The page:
Peter either has not researched or dismisses the results that recruiters have had using these tools. I know of some corporate recruiters who are teaching their colleagues how to use these tools would take great offense if they were told they were teaching a “SCAM”.
He says in a comment that the success a commenter had is rare. Really? Peter come to Minneapolis and I will introduce you to corporate, consulting and search firm recruiters who have success. Maybe you need to either hang around a different or a larger pool of recruiters.
What I find interesting that he says 2014 these sites may work. What will change between now and then to make them viable in his eyes?
My last counterpoint is this, if there was ever a time for a recruiter to use these sites to develop relationships with folks it is now. Most people are open to career chat because one way or another they are thinking about it.
Let’s say Peter is right with his 2014 prediction and let’s say the economy is humming along with lots of jobs available is it not a little late to get in the game? What I mean is, that is being reactive. Why not have pre-established relationships? Why not have a passive candidate or talent pool in place?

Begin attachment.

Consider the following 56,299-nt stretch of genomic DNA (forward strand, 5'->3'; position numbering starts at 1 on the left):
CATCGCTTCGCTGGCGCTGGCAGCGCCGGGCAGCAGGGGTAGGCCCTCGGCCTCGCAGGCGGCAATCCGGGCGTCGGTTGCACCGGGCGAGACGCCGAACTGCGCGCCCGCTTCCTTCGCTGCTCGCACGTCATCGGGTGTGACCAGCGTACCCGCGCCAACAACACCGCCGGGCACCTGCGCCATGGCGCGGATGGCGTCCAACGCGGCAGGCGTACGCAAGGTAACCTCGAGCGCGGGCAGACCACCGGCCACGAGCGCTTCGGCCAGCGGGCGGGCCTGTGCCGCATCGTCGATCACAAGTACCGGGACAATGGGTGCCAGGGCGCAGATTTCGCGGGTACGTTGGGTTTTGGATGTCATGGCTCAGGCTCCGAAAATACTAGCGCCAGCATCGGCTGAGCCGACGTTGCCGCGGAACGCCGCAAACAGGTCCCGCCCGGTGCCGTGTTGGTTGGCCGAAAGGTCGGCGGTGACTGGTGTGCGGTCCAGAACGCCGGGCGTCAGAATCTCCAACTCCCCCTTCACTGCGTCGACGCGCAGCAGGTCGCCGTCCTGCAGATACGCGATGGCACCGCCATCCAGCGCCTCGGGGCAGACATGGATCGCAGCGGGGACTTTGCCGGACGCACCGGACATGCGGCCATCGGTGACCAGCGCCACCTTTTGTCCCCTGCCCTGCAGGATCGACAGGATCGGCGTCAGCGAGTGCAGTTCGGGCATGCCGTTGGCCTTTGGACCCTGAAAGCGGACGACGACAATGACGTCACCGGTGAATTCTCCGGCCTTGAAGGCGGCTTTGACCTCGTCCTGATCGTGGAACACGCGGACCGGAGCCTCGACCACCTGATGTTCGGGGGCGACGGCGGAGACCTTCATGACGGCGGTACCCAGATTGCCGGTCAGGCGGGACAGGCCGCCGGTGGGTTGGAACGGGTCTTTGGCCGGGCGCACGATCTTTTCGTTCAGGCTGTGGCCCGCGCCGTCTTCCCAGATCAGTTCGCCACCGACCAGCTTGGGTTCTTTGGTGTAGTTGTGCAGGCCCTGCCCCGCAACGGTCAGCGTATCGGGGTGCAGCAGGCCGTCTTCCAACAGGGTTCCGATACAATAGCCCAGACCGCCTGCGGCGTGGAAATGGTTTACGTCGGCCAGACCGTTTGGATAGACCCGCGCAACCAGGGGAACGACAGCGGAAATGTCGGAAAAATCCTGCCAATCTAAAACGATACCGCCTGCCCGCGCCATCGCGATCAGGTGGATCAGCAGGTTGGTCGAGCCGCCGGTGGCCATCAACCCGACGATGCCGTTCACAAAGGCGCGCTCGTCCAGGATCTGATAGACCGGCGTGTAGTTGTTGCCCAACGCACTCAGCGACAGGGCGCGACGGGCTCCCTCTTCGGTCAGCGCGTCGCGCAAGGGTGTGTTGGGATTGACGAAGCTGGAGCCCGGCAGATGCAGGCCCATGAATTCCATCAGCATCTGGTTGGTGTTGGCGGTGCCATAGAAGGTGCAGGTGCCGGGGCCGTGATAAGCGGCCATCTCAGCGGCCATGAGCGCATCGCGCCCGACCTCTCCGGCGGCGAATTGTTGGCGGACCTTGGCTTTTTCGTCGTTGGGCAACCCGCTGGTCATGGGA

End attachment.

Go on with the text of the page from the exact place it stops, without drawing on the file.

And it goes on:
What I find most ironic about this comments is his last bit of advice, “Learn how to write job postings...” is crazy. That is old news and old advice.
I do believe that a recruiter needs many different tools to use and in part this depends on who one recruits, in what industry and what area of the country. So Twitter, Facebook, MySpace, LinkedIn, cold calls, networking, attending and/or sponsoring events, email, blog, RSS Feeds, optimized job ads and whatever else have been missed in my list need to be included.
To use the word SCAM in relation to teaching/training this material is about as silly as suggesting to learn to write a better job ad.
I guess I expected more from him.